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Zeros of Chromatic, Flow and Other Polynomials

21st January 2008 to 25th January 2008

Organisers: Professor Bill Jackson (Queen Mary, London) and Professor Alan Sokal (NYU and UCL)

Workshop Theme

The workshop will study the zero distribution of polynomials canonically associated to graphs. Examples include the chromatic polynomial, the reliability polynomial, the Tutte polynomial, the independent-set polynomial and the matching polynomial. From the point of view of statistical physics, these polynomials are nothing other than the partition functions of standard statistical-mechanical models (e.g. the Ising model, the Potts model, the lattice gas, the monomer-dimer model) living on the graph. Combinatorialists study the real and complex zeros of such polynomials to ascertain how they are related to the combinatorial properties of the underlying graph (planarity, chromatic number, maximum degree, connectivity, etc.). The questions being investigated thus arise naturally from combinatorics; but key elements of the intuition needed for their solution typically come from statistical physics, in particular from the theory of phase transitions and critical phenomena.

The workshop will bring together some of the principal researchers in this field to review recent advances and to brainstorm concerning the many unsolved problems. It will also feature tutorial seminars describing the main results and proof techniques, such as deletion/contraction, the multivariate approach, cluster expansion, and transfer matrices. The topics will be of interest to combinatorial mathematicians, mathematical physicists, theoretical physicists and computer scientists.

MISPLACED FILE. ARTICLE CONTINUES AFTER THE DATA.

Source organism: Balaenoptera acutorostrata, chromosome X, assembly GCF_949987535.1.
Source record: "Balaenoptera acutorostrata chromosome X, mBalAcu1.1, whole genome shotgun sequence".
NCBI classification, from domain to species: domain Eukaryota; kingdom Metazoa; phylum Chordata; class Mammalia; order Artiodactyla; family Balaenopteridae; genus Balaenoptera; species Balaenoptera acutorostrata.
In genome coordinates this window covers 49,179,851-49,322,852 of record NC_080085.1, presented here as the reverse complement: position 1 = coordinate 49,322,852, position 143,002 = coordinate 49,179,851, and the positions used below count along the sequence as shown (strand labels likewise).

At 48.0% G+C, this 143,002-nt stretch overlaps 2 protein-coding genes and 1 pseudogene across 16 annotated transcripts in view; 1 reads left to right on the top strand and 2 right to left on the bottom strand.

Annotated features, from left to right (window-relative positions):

Keynote Speakers

  • Norman Biggs (LSE)
  • Christian Borgs (Microsoft Research, Seattle)
  • Fengming Dong (Singapore)
  • Roberto Fernandez (Rouen)
  • Bill Jackson (Queen Mary, London)
  • Jesper Jacobsen (Paris-Sud)
  • Gordon Royle (Western Australia)
  • Robert Shrock (SUNY-Stony Brook)
  • Alex Scott (Oxford)
  • Alan Sokal (NYU and UCL)
  • Carsten Thomassen (Technical University of Denmark)


University of Cambridge Research Councils UK
    Clay Mathematics Institute The Leverhulme Trust London Mathematical Society Microsoft Research NM Rothschild and Sons